Yaslam M. Issa, Plaintiff-appellant, v. Comp Usa, Defendant-appellee, 354 F.3d 1174 (10th Cir. 2003)

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U.S. Court of Appeals for the Tenth Circuit - 354 F.3d 1174 (10th Cir. 2003) December 24, 2003

COPYRIGHT MATERIAL OMITTED Yaslam M. Issa filed a brief, pro se.

Duane L. Ostler, Salt Lake City, UT, for Plaintiff-Appellant.

David P. Williams, Snell & Wilmer L.L.P., Salt Lake City, UT, for Defendant-Appellee.

Before O'BRIEN and BALDOCK, Circuit Judges, and BRORBY, Senior Circuit Judge.

BALDOCK, Circuit Judge.

Plaintiff-appellant Yaslam M. Issa appeals the order of the district court granting defendant-appellee Comp USA's motion to dismiss his complaint under Fed. R. Civ. P. 12(b) (6). Our jurisdiction arises under 28 U.S.C. § 1291. We reverse and remand for further proceedings.* 

Plaintiff is a former employee of Comp USA. After plaintiff quit his job with Comp USA, he filed a charge of discrimination with the Equal Employment Opportunity Commission (EEOC), alleging that Comp USA discriminated against him because of his race, color, and national origin. At plaintiff's request, the EEOC subsequently terminated its processing of his charge and issued him a notice of right-to-sue letter. On August 28, 2002, plaintiff filed a complaint against Comp USA in the United States District Court for the District of Utah, alleging that Comp USA had discriminated against him in violation of Title VII of the Civil Rights Act of 1964, 42 U.S.C. § 2000e through § 2000e-17. In his complaint, plaintiff stated that he received the right-to-sue letter on February 25, 2002. See R., Doc. 3 at 4.

On October 30, 2002, Comp USA filed a motion to dismiss plaintiff's complaint for failure to state a claim under Fed. R. Civ. P. 12(b) (6).1  In its motion, Comp USA argued that plaintiff's complaint showed on its face that plaintiff had failed to file his district court action within ninety days of receiving the right-to-sue letter as required by the terms of the letter and 42 U.S.C. § 2000e-5(f) (1). Under the local rules of the District of Utah, plaintiff was required to file a memorandum opposing Comp USA's motion to dismiss within fifteen days after service of the motion or within such extended time as allowed by the court. See DUCivR 7-1(b) (3). Plaintiff failed to file a memorandum opposing Comp USA's motion to dismiss within fifteen days after service of the motion, and he also failed to seek an extension of time.

On January 8, 2003, the district court entered an order granting Comp USA's motion to dismiss. The court granted Comp USA's motion based solely on DUCivR 7-1(d) which provides that " [f]ailure to respond timely to a motion may result in the court granting the motion without further notice," and the court did not address the merits of the motion or engage in an analysis of whether dismissal was appropriate as a sanction for plaintiff's failure to respond. See R., Doc. 8 at 1. Plaintiff is now appealing the district court's January 8, 2003 order, and he argues that the district court erred because it failed to explicitly address the factors it is required to analyze before it may dismiss a case as a sanction.

We recently analyzed whether district courts can deem an uncontested motion for summary judgment as confessed pursuant to local rules and grant the motion without performing either the summary-judgment analysis required by Fed. R. Civ. P. 56 or the sanction analysis required by Meade v. Grubbs, 841 F.2d 1512, 1519-22 (10th Cir. 1988). See Reed v. Bennett, 312 F.3d 1190 (10th Cir. 2002). We held that, although a district court may consider a motion for summary judgment uncontested for lack of a timely response, it cannot grant summary judgment unless the moving party has met its initial burden of production under Rule 56 and demonstrated that no genuine issue of material fact exists and that it is entitled to judgment as a matter of law. Id. at 1194-95.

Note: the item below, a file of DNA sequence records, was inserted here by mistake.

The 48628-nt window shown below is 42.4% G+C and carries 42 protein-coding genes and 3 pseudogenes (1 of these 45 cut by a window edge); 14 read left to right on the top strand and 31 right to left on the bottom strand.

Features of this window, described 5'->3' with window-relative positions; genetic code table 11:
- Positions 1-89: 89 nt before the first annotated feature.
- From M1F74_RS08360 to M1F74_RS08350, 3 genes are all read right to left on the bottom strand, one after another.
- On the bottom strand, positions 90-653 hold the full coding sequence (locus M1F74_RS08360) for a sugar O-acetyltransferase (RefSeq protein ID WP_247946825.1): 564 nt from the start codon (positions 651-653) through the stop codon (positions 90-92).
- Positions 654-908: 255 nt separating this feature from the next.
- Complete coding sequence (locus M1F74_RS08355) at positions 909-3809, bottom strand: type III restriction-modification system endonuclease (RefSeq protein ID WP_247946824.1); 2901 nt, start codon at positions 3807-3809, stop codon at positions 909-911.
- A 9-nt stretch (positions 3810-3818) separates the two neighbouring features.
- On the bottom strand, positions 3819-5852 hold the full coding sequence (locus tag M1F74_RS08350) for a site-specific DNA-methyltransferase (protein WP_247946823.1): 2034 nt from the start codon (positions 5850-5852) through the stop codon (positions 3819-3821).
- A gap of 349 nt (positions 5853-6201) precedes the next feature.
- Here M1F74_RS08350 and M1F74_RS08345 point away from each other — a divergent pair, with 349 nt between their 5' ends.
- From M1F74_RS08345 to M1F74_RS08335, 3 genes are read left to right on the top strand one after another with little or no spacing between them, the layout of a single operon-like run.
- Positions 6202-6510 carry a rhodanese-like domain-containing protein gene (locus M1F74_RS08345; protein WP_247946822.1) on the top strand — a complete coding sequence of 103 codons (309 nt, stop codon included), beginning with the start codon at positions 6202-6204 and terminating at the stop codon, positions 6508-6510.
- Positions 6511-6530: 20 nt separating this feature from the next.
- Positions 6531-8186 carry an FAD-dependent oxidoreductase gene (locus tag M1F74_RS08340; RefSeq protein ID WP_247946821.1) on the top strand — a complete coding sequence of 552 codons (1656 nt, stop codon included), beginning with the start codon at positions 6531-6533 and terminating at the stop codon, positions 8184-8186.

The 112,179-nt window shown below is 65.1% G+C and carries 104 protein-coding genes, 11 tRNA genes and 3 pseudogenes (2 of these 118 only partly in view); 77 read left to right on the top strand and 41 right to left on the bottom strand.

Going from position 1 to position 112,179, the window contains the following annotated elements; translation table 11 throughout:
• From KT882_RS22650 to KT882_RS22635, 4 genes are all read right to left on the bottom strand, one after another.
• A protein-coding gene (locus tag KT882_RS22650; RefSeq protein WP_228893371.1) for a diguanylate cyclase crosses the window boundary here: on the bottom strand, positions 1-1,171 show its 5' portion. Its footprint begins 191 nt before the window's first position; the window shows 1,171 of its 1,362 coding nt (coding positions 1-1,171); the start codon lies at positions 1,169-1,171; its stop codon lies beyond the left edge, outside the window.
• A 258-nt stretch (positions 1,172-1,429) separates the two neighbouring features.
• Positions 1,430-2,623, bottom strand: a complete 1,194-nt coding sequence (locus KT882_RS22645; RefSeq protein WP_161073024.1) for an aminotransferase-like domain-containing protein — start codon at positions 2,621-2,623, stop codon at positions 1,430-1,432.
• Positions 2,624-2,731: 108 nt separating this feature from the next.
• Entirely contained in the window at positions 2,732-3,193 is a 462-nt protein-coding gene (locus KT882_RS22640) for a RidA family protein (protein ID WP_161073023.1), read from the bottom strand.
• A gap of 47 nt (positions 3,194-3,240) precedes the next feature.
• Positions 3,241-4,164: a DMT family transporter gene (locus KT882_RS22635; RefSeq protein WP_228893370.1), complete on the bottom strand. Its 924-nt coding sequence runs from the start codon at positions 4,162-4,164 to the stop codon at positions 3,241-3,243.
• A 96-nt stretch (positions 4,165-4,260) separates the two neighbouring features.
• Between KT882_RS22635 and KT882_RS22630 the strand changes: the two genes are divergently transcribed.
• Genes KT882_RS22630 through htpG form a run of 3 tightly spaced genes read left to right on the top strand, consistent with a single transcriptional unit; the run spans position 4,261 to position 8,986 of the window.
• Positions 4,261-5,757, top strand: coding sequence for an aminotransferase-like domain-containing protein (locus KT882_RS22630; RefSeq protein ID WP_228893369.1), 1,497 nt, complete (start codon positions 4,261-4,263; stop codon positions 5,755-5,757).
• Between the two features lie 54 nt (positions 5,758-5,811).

Alternatively, we held that, while a district court may grant summary judgment as a sanction, it can do so only after performing an explicit analysis of the factors set forth in Meade. Id. at 1195-96. Those factors are: "(1) the degree of actual prejudice to the opposing party; (2) the amount of interference with the judicial process; and (3) the culpability of the litigant." Id. at 1195. In addition, "dismissal or other final disposition of a party's claim is a severe sanction reserved for the extreme case, and is only appropriate where a lesser sanction would not serve the ends of justice." Id. We also noted that

[t]his Court has never independently employed the Meade analysis to uphold a district court sanction. The Meade analysis is highly fact specific. The district court is in a far better position than this Court to judge the culpability of the litigant, the degree of prejudice to the opposing party, and the interference with the court's docket and the judicial process caused by [a party's] failure to file a timely response.

Id. at 1196.

Our holdings in Reed apply with equal force to this case. To begin, we conclude that a district court may not grant a motion to dismiss for failure to state a claim "merely because [a party] failed to file a response." Id. at 1194. This is consistent with the purpose of Rule 12(b) (6) motions as the purpose of such motions is to test "the sufficiency of the allegations within the four corners of the complaint after taking those allegations as true." Mobley v. McCormick, 40 F.3d 337, 340 (10th Cir. 1994). Further, it is well established that a "complaint should not be dismissed for failure to state a claim `unless it appears beyond doubt that the plaintiff can prove no set of facts in support of his claim which would entitle him to relief.'" Hall v. Bellmon, 935 F.2d 1106, 1109 (10th Cir. 1991) (quoting Conley v. Gibson, 355 U.S. 41, 45-46, 78 S. Ct. 99, 2 L. Ed. 2d 80 (1957)). Consequently, even if a plaintiff does not file a response to a motion to dismiss for failure to state a claim, the district court must still examine the allegations in the plaintiff's complaint and determine whether the plaintiff has stated a claim upon which relief can be granted. See McCall v. Pataki, 232 F.3d 321, 322-23 (2nd Cir. 2000) (holding that district court erred in dismissing plaintiff's complaint pursuant to court's local rules based solely on plaintiff's failure to file response to motion to dismiss under Rule 12(b) (6)); Vega-Encarnacion v. Babilonia, 344 F.3d 37, 40-41 (1st Cir. 2003) (holding that district court erred in granting defendants' motion to dismiss under Rule 12(b) (6) where district court's dismissal order did not make it clear whether court dismissed plaintiff's complaint for failure to state a claim or because plaintiff failed to file a timely response to defendants' motion).